This important and overdue book examines illuminated manuscripts and other book arts of the Global Middle Ages. Illuminated manuscripts and illustrated or decorated books—like today’s museums—preserve a rich array of information about how premodern peoples conceived of and perceived the world, its many cultures, and everyone’s place in it. Often a Eurocentric field of study, manuscripts are prisms through which we can glimpse the interconnected global history of humanity. Toward a Global Middle Ages is the first publication to examine decorated books produced across the globe during the period traditionally known as medieval. Through essays and case studies, the volume’s multidisciplinary contributors expand the historiography, chronology, and geography of manuscript studies to embrace a diversity of objects, individuals, narratives, and materials from Africa, Asia, Australasia, and the Americas—an approach that both engages with and contributes to the emerging field of scholarly inquiry known as the Global Middle Ages. Featuring 160 color illustrations, this wide-ranging and provocative collection is intended for all who are interested in engaging in a dialogue about how books and other textual objects contributed to world-making strategies from about 400 to 1600.
|Author by||: Bryan C. Keene|
|Publisher||: Getty Publications|
|File||: 296 Pages|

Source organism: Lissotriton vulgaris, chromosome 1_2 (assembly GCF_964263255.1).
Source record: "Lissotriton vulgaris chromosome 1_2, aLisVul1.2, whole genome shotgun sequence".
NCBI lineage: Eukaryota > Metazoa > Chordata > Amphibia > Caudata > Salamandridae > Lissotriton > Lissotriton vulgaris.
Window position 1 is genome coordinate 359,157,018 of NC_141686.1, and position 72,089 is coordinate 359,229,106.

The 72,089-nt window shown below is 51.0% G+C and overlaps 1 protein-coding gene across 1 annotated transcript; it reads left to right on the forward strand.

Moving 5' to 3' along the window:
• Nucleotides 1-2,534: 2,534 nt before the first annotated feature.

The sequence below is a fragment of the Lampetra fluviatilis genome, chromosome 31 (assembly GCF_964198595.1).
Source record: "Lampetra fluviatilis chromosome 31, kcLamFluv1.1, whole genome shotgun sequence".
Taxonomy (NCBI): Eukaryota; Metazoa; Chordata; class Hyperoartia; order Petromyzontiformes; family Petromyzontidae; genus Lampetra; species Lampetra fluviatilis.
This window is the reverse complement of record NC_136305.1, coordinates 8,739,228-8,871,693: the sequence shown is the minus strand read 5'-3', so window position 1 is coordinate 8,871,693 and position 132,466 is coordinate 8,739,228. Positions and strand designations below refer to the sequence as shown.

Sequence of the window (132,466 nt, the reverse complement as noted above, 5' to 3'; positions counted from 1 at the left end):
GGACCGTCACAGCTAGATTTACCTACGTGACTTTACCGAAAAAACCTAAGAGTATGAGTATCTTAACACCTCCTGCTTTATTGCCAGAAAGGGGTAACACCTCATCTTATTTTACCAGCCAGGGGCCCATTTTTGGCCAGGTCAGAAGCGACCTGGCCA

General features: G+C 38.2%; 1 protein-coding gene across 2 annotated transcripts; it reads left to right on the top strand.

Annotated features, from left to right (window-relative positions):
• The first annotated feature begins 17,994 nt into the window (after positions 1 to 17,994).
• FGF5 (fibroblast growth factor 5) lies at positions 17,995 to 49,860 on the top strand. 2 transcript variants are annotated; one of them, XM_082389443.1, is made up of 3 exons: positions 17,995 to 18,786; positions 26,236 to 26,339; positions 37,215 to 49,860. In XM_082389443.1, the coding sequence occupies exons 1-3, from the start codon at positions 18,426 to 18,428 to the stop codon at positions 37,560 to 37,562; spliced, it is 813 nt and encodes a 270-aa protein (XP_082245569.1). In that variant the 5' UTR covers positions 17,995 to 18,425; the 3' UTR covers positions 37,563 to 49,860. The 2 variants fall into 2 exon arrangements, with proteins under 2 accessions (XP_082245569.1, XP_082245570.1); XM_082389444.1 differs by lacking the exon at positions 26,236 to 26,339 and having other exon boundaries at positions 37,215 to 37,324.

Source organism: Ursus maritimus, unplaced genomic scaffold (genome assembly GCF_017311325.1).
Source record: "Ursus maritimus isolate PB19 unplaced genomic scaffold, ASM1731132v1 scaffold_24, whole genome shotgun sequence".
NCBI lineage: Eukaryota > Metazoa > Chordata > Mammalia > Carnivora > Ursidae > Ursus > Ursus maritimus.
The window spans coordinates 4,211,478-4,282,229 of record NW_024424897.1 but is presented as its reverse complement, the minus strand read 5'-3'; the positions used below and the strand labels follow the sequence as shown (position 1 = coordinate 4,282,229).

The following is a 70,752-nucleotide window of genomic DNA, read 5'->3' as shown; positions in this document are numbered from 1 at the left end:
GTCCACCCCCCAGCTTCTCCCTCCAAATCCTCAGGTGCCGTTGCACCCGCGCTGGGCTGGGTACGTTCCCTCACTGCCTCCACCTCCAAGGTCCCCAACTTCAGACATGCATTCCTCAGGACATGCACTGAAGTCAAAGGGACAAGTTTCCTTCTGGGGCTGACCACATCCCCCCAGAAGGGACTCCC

"The beauty and levity that Perry and Gabriele have captured in this book are what I think will help it to become a standard text for general audiences for years to come….The Bright Ages is a rare thing—a nuanced historical work that almost anyone can enjoy reading.”—Slate "Incandescent and ultimately intoxicating." —The Boston Globe A lively and magisterial popular history that refutes common misperceptions of the European Middle Ages, showing the beauty and communion that flourished alongside the dark brutality—a brilliant reflection of humanity itself. The word “medieval” conjures images of the “Dark Ages”—centuries of ignorance, superstition, stasis, savagery, and poor hygiene. But the myth of darkness obscures the truth; this was a remarkable period in human history. The Bright Ages recasts the European Middle Ages for what it was, capturing this 1,000-year era in all its complexity and fundamental humanity, bringing to light both its beauty and its horrors. The Bright Ages takes us through ten centuries and crisscrosses Europe and the Mediterranean, Asia and Africa, revisiting familiar people and events with new light cast upon them. We look with fresh eyes on the Fall of Rome, Charlemagne, the Vikings, the Crusades, and the Black Death, but also to the multi-religious experience of Iberia, the rise of Byzantium, and the genius of Hildegard and the power of queens. We begin under a blanket of golden stars constructed by an empress with Germanic, Roman, Spanish, Byzantine, and Christian bloodlines and end nearly 1,000 years later with the poet Dante—inspired by that same twinkling celestial canopy—writing an epic saga of heaven and hell that endures as a masterpiece of literature today. The Bright Ages reminds us just how permeable our manmade borders have always been and of what possible worlds the past has always made available to us. The Middle Ages may have been a world “lit only by fire” but it was one whose torches illuminated the magnificent rose windows of cathedrals, even as they stoked the pyres of accused heretics. The Bright Ages contains an 8-page color insert.